The Labor Department’s Consumer Price Index (CPI) climbed by 6.8% in November compared to last year, marking the fastest annual increase since June 1982. (Yahoo)

        Now, I’m no whiz at the numbers, but it would appear on the back of my envelope that the way things look, there’s gonna have to be a gigantic bump afforded to workers when the next opportunity to address compensation opens up in 2023 if wages are truly supposed to keep up with cost of living in the so-called “real” world. (Yes, and yes, there is more to the tentative agreement than the across-the-board COLAs, involving steps, health care, etc. that muddy the headline numbers…) More on the tentative agreement can be found here: linky

  7. Dog says:

    just for the record – PERS Tier 1 retirement checks continue to increase each year by ~1.7% per year. This, in fact, now serves
    as further incentive to be on TRP

  8. ClusterFlock says:

    I’m feeling done with our faculty union. They continue to negotiate from a position of weakness. If this is the best salary offer they can get with our high rate of membership and won’t pursue meaningful cost of living increases due to fear then perhaps it is time leave the union and pocket the dues. My family could really use the $.

    • Environmental necessity says:

      Then please eschew the small salary bump they just negotiated. And refrain from using the grievance and governance provisions they have negotiated. You seem confident that you could do better on these things standing alone. Prove it and don’t be a freeloader.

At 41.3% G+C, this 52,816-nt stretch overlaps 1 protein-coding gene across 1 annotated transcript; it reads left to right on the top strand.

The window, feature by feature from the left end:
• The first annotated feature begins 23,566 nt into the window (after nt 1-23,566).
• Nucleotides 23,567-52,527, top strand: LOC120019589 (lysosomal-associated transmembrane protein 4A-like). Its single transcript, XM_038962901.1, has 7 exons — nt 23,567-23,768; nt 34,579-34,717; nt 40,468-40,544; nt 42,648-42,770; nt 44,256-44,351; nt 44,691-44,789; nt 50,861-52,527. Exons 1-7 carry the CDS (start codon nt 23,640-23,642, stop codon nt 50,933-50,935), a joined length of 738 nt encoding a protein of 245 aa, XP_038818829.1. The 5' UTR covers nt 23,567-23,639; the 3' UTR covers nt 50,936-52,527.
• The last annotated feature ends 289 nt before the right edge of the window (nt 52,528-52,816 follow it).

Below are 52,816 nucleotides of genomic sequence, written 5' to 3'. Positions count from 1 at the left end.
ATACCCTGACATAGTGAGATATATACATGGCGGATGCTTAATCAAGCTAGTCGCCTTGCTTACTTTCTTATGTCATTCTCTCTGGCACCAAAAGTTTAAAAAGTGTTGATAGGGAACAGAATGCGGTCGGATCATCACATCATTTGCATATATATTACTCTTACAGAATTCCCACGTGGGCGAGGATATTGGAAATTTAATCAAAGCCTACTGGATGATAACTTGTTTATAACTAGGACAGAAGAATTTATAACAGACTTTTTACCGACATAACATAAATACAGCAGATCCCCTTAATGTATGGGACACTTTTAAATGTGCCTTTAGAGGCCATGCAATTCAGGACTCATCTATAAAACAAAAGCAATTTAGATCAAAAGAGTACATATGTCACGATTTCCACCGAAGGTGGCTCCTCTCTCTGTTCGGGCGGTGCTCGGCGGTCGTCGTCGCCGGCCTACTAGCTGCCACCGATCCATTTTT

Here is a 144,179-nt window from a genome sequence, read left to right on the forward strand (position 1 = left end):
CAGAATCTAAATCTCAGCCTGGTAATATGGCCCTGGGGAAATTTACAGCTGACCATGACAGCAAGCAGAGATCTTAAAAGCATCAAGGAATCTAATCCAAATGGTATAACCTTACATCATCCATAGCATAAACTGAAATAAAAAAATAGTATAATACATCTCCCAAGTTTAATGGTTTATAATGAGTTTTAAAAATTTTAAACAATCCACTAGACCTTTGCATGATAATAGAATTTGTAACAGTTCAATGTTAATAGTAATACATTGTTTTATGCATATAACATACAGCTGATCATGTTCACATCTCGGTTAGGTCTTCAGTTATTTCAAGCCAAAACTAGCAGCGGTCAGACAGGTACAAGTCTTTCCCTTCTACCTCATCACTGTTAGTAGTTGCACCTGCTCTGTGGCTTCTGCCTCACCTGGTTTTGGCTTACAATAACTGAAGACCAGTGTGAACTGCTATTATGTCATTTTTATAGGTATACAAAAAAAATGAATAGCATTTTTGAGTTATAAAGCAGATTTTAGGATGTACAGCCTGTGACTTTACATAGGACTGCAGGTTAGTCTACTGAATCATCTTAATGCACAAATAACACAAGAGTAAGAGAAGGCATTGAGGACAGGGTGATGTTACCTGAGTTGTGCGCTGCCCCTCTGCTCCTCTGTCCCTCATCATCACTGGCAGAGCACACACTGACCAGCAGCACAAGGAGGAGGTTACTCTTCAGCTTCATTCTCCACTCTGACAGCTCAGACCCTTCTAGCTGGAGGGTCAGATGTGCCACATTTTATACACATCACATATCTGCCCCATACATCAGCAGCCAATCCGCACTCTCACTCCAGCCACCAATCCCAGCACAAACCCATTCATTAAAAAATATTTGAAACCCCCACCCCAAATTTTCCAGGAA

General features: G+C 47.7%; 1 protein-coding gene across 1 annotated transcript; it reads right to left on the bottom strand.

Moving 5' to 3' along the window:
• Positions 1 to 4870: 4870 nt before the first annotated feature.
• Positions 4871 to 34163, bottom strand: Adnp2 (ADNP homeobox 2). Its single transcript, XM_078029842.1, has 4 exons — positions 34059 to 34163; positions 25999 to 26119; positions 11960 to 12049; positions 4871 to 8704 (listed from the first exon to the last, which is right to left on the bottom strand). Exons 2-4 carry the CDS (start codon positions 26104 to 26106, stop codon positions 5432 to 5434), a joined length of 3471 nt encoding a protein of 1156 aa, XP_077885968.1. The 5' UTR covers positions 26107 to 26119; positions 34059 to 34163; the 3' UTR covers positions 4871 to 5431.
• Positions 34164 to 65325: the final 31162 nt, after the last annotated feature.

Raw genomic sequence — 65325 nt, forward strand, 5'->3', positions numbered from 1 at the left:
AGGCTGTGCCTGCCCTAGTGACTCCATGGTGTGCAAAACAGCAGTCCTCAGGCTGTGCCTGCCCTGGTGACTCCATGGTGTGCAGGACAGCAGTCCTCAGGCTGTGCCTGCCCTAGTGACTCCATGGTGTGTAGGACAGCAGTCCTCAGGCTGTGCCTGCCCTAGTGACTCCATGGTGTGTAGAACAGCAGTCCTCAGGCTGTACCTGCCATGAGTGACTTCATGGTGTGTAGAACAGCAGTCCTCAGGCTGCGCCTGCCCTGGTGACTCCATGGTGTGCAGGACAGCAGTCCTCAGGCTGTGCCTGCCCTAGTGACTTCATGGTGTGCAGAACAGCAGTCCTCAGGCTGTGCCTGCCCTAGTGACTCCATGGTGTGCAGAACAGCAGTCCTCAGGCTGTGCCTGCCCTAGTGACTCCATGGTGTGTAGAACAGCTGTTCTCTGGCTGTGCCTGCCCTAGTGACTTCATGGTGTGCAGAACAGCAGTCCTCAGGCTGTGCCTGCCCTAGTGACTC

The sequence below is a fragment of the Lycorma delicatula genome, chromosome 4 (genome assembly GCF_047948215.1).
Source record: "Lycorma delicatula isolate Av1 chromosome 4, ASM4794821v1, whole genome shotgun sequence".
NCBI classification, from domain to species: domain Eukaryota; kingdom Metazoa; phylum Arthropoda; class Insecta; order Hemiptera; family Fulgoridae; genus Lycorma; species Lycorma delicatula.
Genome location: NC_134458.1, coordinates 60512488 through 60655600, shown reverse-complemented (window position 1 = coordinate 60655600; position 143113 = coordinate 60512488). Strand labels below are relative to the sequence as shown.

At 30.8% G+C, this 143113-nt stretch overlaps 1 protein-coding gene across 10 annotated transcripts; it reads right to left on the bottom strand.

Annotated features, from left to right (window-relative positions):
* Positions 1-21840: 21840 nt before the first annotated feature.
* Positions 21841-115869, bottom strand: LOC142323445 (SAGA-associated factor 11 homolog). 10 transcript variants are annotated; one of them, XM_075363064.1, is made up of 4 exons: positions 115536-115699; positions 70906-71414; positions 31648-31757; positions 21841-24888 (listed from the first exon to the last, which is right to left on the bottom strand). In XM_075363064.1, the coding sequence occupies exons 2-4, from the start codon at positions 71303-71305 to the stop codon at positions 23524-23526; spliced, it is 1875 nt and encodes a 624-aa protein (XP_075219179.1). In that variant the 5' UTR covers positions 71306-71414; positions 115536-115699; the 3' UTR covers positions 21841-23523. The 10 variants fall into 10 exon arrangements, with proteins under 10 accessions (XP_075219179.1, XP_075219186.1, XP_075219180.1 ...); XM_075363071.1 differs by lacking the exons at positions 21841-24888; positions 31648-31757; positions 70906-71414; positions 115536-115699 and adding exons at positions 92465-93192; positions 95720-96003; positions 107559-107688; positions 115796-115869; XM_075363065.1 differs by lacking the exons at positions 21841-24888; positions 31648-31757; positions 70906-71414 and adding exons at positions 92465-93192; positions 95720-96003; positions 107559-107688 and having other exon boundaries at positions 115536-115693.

9. honest Uncle Bernie says:

    If UO really cared, it could get faculty salaries up to AAU levels, or at least pretty close — maybe 95% rather than 100%. Wasn’t there an effort to do that back around 2000? And progress was made, in fits and starts, up through the tenure of the Hat, who then got fired for too publicly breaking the governor’s directives about salaries during hard fiscal times for the state.

    It was all done with cooperation between the faculty and administration — provost John Moseley, president Frohnmayer, later the Hat — without the union. Had Schill cared, the faculty salary problem — if you consider it such — could have been solved by now.

    Where would the money come from? Well, if you look at the growth of officers of administration, and the decline in faculty numbers, over any period we’re talking about — 2000 – 2021 or 2016 – 2021 or whatever you choose — you will see the picture. To get to 95% or even 100% would not cost that much. Of course, there would be “tradeoffs,” a word that used to be bandied about with perspicacity.

    Why hasn’t it happened? Well, I would say a big reason is that Schill more or less has disdain for the faculty. I hear this in so many ways from a variety of people. Faculty with ideas for doing things, faculty who get asked to take on big new responsibilities without commensurate increases in pay.

    At really good places, in my experience, the faculty are valued as the principal resources of the institution. They actually take pride in their faculty, and go out of their way to express this!

    What does Schill value? Well, principally the billion dollars he’s raised for the “Knight Campus.” Whose very name — not Knight, but the other part — embodies so much that is wrong about it. Plenty of people see what is wrong with this scene, but only talk about it sotto voce — perhaps because they are afraid — or perhaps because they hope to get in on it themselves.

    Meanwhile, the “other campus” — the real campus — is in trouble. Declining enrollments, especially in the humanities; unfilled faculty lines; people reasonably grumbling about salaries and support, and angling to leave. There are also disruptions in necessary services from the administration that are making it really hard for some faculty to do their jobs. And also gratuitous and very damaging interference from administrative offices.

  10. anonymous says:

    The union should be embarrassed.